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UK Equity and Bond funds a mixed bag

Is there a good choice in this oddball sector?

Christopher J. Traulsen, CFA 24 March, 2009 | 7:59AM
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We're not particularly big fans of the IMA's Equity & Bond Income sector. It's defined as funds with at least 20% to 80% in UK equities, at least 20% to 80% in UK bonds, and that aim to yield at least 120% of the FTSE All Share index. Funds must also invest at least 80% of their assets in the UK. The main problem is that it overlaps substantially with the managed sectors, giving funds the ability to pick and choose which peer group they want to be in. The definition is also broad, giving investors in the fund little indication of how they should expect offerings to be positioned.

That breadth was on display in an exceedingly difficult past 12 months, with returns in the sector ranging from Jupiter Monthly

Income's 39.9% loss at the low end to CF Charles Stanley Regular High Income's 0.34% loss at the high end. The latter was en extreme outlier due in part to its exceptionally low equity exposure, but other funds near the top of the table still registered losses of around 13%, making the range of performance large. The failure of many funds to follow suit and move more sharply out of equities is of interest given the sector's lack of real constraints in that regard--indeed, the point of having such a broad mandate rather escapes us if you don't use it during one of the century's worst markets for equity performance.

Jupiter Monthly Income's performance is not of particular surprise. The fund invests across a range of investment trusts and bonds, including exposure to some highly geared split-cap offerings that amplify the fund's volatility. Its use of investment trusts allows the fund to get non-UK exposure whilst still technically remaining invested in the UK. For example, the fund holds a number of UK-listed trusts focused on Asia, as well as several focused on global commodities and financials. In addition to the gearing, the commodities and financials exposures are likely to have dented the fund's returns in 2008.

Even aside from last year's performance, this strikes us as a difficult offering to like. It delivers a strong yield (at the moment, this owes in part to the collapse in price of many of its holdings) but a strong yield is meaningless if your capital is being eroded. Instead, investors and advisers need to look at total return, and this fund has fared poorly in that regard. Its risks would also suggest that it is inappropriate for investors seeking a reliable income stream without significant impairment of capital.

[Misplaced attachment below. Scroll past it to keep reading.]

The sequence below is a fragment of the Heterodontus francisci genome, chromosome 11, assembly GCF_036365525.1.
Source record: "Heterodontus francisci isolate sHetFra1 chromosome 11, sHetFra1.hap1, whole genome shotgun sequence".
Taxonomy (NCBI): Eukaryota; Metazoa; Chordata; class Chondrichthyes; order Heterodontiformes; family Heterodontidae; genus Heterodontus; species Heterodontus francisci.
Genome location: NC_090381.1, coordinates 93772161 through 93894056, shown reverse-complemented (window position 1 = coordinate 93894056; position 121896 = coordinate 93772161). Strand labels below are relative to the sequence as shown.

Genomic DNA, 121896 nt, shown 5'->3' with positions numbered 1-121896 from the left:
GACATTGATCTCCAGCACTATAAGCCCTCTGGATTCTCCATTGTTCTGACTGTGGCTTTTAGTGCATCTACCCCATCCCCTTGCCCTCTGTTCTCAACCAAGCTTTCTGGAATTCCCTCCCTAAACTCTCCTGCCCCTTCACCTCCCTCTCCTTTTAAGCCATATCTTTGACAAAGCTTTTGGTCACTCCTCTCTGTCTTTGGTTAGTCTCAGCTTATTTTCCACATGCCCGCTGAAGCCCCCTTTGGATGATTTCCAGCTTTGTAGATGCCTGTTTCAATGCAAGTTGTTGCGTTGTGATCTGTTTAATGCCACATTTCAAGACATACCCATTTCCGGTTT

At the other end of the spectrum Rob Hepworth has proven himself able to add significant value through time at Ecclesiastical Higher Income. Hepworth, who has been at the fund since launch in 1994, has smartly kept the fund out of troubles spots such as financials and mining and devoted the bulk of assets to bonds and cash, helping limit losses here to 13.4% over the past year. The fund does tend to lag in the most ebullient markets, so investors who want to keep pace in all environments won't find this to their liking. However, for those looking for a more cautious long-term holding, the fund has proven itself a strong choice.

The information contained within is for educational and informational purposes ONLY. It is not intended nor should it be considered an invitation or inducement to buy or sell a security or securities noted within nor should it be viewed as a communication intended to persuade or incite you to buy or sell security or securities noted within. Any commentary provided is the opinion of the author and should not be considered a personalised recommendation. The information contained within should not be a person's sole basis for making an investment decision. Please contact your financial professional before making an investment decision.

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About Author

Christopher J. Traulsen, CFA  is director of fund research, Europe and Asia, Morningstar.